Ward, John (1805-1890) (DNB00)

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WARD, JOHN (1805–1890), diplomatist, was born on 28 Aug. 1805 at East Cowes, where his father, John Ward, was collector of customs. His mother was a sister of Thomas Arnold [q. v.] of Rugby, with whom, as well as with Whately and other liberal political thinkers, Ward, as a young man, was much associated. In 1831 he jointly edited with his uncle the short-lived weekly journal called ‘The Englishman's Register,’ of which Arnold was the proprietor (cf. Stanley, Life and Correspondence of Dr. Arnold, 1845, i. 285). He abandoned the profession of the law, for which he had been trained, on his appointment in 1837 to an inspectorship of prisons, and in the following year, after acting for some months as private secretary to the first Earl of Durham [see Lambton, John George], became through his influence secretary to the New Zealand Colonization Company, on whose behalf he published in 1839 a lucid account of the resources of the island. He had for many years previously taken a keen interest in the politics, and more especially in the commercial and industrial progress, of France, Belgium, and Germany, and had published articles on both home and foreign affairs in the ‘Edinburgh’ and ‘British and Foreign’ reviews. Early in 1841 he was appointed British commissioner for the revision of the State tolls. In 1844 he was sent to Berlin as British commissioner for the settlement, through the arbitration of the king of Prussia, of the so-called Portendic claims on France, arising out of a blockade by French ships of part of the African coast. In the summer of 1845 Lord Aberdeen appointed him consul-general at Leipzig, with the further commission to visit periodically those places in Germany where the conferences of the Zollverein should be held. At the close of 1850 Lord Palmerston instructed him to act as secretary of legation at Dresden during the diplomatic conferences held in that capital, where he was a close witness of the notable victory achieved by the policy of Austria, represented by Schwarzenberg. In 1854 he attended the Munich exhibition of arts and manufactures, and wrote a report on the state of technical instruction in Bavaria. In 1857 he was charged with an inquiry into the political condition of the duchies of Schleswig and Holstein, their relations with the Danish crown, and the best remedies for grievances which the promulgation of the joint constitution of 1855 had notoriously augmented. His report, though praised by the prince consort and Lord Stratford de Redcliffe, was left unpublished by Lord Clarendon, and the subsequent course of events prevented any possibility of acting on his recommendation to reorganise the Danish monarchy upon federal principles.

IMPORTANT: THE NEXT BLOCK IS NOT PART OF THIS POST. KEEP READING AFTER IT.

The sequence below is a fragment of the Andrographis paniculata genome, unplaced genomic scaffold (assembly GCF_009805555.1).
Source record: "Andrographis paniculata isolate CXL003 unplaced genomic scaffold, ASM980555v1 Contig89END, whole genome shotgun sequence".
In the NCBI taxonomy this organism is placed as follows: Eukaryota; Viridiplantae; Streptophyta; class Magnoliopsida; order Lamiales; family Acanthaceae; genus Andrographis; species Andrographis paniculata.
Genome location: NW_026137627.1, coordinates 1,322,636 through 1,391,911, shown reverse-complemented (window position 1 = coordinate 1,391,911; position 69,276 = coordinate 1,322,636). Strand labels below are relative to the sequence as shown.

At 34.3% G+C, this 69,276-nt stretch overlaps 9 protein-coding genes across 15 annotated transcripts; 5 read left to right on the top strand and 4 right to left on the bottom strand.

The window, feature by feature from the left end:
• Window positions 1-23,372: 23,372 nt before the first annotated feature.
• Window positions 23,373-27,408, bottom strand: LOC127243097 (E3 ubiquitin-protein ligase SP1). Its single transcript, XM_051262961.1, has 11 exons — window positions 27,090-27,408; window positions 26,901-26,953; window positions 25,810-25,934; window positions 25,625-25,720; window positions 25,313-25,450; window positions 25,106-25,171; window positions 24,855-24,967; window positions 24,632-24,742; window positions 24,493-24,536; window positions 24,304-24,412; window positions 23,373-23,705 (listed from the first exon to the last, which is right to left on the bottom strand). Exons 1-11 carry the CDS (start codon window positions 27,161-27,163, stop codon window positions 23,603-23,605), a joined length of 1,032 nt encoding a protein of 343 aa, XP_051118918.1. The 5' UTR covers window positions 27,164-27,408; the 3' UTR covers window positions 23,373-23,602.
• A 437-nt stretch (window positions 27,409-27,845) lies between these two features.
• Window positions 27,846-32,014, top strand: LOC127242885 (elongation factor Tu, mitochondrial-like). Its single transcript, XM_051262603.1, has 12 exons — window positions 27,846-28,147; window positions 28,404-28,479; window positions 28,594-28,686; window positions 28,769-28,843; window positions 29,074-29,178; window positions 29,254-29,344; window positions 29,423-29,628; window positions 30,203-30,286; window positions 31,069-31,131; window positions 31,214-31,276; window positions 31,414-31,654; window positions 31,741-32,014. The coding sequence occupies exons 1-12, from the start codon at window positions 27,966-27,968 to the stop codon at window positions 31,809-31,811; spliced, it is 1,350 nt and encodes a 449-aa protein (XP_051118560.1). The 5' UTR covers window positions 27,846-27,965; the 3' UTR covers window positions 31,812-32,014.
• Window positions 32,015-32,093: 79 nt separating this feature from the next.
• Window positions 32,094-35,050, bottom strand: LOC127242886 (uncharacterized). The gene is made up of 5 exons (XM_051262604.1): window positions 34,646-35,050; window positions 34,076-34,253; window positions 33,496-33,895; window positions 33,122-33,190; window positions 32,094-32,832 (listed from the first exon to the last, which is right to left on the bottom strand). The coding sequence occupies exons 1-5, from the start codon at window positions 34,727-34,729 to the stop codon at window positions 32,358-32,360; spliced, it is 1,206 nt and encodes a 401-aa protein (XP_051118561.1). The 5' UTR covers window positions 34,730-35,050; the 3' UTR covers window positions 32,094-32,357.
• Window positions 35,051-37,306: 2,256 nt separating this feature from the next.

In 1860 Ward, after being made a C.B., had been nominated chargé d'affaires and consul-general for the Hanse Towns and the surrounding parts of Germany, and after in 1865 negotiating, together with Lord Napier and Ettrick, a commercial treaty with the Zollverein, was in the following year raised to the rank of minister-resident. In 1870, owing to the abolition of direct diplomatic relations with the Hanse Towns on their joining the North German federation, he left Hamburg. The remainder of his life he spent in retirement at Dover and in Essex, writing his ‘Reminiscences.’ He died at Dover on 1 Sept. 1890. He married Caroline, daughter of John Bullock, rector of Radwinter, Essex, who survived him until 1905.

[Reminiscences of a Diplomatist, being Recollections of Germany, founded on Diaries kept during the years 1840–70, by John Ward, C.B. 1872; personal knowledge.]

A. W. W.